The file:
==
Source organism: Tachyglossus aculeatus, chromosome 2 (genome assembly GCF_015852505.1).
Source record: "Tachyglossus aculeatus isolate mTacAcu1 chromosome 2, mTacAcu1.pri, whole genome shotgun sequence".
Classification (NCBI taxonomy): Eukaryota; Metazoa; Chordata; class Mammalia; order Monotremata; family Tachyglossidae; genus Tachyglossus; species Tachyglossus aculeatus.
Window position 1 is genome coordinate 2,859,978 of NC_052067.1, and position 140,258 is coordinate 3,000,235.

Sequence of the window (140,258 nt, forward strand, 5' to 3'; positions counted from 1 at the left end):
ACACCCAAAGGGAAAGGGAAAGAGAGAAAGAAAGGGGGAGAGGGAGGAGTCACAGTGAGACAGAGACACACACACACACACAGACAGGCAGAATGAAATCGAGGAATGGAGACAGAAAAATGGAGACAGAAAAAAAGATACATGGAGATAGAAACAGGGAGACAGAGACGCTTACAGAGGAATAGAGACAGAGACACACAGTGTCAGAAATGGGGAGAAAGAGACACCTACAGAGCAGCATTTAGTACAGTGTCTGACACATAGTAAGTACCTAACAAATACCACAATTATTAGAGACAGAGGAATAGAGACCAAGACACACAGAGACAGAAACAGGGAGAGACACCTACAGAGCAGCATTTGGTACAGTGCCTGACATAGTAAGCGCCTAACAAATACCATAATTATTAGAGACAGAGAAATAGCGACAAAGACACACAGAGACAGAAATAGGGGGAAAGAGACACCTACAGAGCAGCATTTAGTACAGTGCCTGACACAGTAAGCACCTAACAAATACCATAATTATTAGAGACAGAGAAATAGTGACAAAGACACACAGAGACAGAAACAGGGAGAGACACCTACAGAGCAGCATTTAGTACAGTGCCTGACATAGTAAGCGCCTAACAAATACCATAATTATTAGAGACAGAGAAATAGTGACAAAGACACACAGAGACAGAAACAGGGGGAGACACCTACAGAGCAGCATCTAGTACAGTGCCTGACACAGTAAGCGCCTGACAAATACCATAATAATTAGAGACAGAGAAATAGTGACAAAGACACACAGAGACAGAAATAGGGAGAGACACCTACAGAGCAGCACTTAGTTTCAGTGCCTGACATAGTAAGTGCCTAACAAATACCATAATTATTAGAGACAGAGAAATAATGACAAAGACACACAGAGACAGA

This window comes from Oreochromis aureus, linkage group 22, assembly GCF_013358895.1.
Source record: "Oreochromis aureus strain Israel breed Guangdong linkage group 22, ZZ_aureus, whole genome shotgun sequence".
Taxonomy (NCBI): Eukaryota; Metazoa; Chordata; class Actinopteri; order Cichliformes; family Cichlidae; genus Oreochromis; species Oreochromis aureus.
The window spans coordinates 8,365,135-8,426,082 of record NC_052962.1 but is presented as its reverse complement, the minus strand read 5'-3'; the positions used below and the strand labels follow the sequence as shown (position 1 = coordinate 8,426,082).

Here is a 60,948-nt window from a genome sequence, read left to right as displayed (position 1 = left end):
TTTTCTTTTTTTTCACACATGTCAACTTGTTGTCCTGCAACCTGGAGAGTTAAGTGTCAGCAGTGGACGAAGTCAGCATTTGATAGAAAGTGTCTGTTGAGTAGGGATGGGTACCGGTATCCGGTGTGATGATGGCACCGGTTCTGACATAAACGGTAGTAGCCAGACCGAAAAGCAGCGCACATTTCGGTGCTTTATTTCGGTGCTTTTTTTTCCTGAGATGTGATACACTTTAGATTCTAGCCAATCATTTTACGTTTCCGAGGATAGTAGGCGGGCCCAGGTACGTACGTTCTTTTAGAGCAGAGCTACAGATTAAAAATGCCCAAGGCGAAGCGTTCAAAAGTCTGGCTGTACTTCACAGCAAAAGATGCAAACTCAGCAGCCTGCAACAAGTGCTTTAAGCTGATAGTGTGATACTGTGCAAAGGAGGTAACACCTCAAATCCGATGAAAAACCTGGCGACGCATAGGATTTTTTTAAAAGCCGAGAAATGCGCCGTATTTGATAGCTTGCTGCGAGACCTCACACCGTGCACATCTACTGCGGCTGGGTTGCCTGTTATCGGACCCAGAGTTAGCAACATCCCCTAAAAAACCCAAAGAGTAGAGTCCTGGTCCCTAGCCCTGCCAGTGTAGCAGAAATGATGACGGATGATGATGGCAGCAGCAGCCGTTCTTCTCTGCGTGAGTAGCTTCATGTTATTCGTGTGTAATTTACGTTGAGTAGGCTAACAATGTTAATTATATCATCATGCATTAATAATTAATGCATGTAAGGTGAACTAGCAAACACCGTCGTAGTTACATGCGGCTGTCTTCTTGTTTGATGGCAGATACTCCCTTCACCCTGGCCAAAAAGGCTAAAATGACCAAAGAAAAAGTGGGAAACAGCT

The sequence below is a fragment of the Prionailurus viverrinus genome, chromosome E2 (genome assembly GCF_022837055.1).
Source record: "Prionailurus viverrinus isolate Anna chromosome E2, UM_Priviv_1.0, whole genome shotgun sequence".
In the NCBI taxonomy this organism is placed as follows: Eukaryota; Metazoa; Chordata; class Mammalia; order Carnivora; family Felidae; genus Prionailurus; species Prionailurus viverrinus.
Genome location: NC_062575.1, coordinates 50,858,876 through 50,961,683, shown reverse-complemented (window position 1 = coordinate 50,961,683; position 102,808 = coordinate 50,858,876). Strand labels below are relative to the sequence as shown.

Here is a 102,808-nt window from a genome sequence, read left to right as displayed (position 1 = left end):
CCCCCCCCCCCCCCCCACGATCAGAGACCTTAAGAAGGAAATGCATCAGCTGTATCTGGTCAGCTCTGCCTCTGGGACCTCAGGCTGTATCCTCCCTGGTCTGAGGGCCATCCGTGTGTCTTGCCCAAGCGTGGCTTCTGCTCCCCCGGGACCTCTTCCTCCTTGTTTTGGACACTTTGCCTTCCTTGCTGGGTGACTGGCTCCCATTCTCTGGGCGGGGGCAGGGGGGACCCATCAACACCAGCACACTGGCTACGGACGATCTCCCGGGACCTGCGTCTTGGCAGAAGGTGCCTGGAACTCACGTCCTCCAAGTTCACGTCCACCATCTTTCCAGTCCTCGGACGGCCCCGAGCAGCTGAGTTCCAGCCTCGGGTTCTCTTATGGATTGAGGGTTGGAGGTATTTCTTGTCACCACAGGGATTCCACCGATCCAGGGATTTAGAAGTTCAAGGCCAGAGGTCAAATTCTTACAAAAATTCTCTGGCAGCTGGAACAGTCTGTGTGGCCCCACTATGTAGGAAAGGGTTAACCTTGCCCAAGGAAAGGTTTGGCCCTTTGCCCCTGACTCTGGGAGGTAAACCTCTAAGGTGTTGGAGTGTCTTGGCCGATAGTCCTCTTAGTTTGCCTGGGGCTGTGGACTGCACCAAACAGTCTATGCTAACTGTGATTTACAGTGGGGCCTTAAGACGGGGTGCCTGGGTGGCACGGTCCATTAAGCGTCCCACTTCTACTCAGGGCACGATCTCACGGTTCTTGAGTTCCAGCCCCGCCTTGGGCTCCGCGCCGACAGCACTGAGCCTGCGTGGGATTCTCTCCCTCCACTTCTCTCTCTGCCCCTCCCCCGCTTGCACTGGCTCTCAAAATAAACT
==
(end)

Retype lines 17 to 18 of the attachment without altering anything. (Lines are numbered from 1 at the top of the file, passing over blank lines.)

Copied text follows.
Here is a 102,808-nt window from a genome sequence, read left to right as displayed (position 1 = left end):
CCCCCCCCCCCCCCCCACGATCAGAGACCTTAAGAAGGAAATGCATCAGCTGTATCTGGTCAGCTCTGCCTCTGGGACCTCAGGCTGTATCCTCCCTGGTCTGAGGGCCATCCGTGTGTCTTGCCCAAGCGTGGCTTCTGCTCCCCCGGGACCTCTTCCTCCTTGTTTTGGACACTTTGCCTTCCTTGCTGGGTGACTGGCTCCCATTCTCTGGGCGGGGGCAGGGGGGACCCATCAACACCAGCACACTGGCTACGGACGATCTCCCGGGACCTGCGTCTTGGCAGAAGGTGCCTGGAACTCACGTCCTCCAAGTTCACGTCCACCATCTTTCCAGTCCTCGGACGGCCCCGAGCAGCTGAGTTCCAGCCTCGGGTTCTCTTATGGATTGAGGGTTGGAGGTATTTCTTGTCACCACAGGGATTCCACCGATCCAGGGATTTAGAAGTTCAAGGCCAGAGGTCAAATTCTTACAAAAATTCTCTGGCAGCTGGAACAGTCTGTGTGGCCCCACTATGTAGGAAAGGGTTAACCTTGCCCAAGGAAAGGTTTGGCCCTTTGCCCCTGACTCTGGGAGGTAAACCTCTAAGGTGTTGGAGTGTCTTGGCCGATAGTCCTCTTAGTTTGCCTGGGGCTGTGGACTGCACCAAACAGTCTATGCTAACTGTGATTTACAGTGGGGCCTTAAGACGGGGTGCCTGGGTGGCACGGTCCATTAAGCGTCCCACTTCTACTCAGGGCACGATCTCACGGTTCTTGAGTTCCAGCCCCGCCTTGGGCTCCGCGCCGACAGCACTGAGCCTGCGTGGGATTCTCTCCCTCCACTTCTCTCTCTGCCCCTCCCCCGCTTGCACTGGCTCTCAAAATAAACT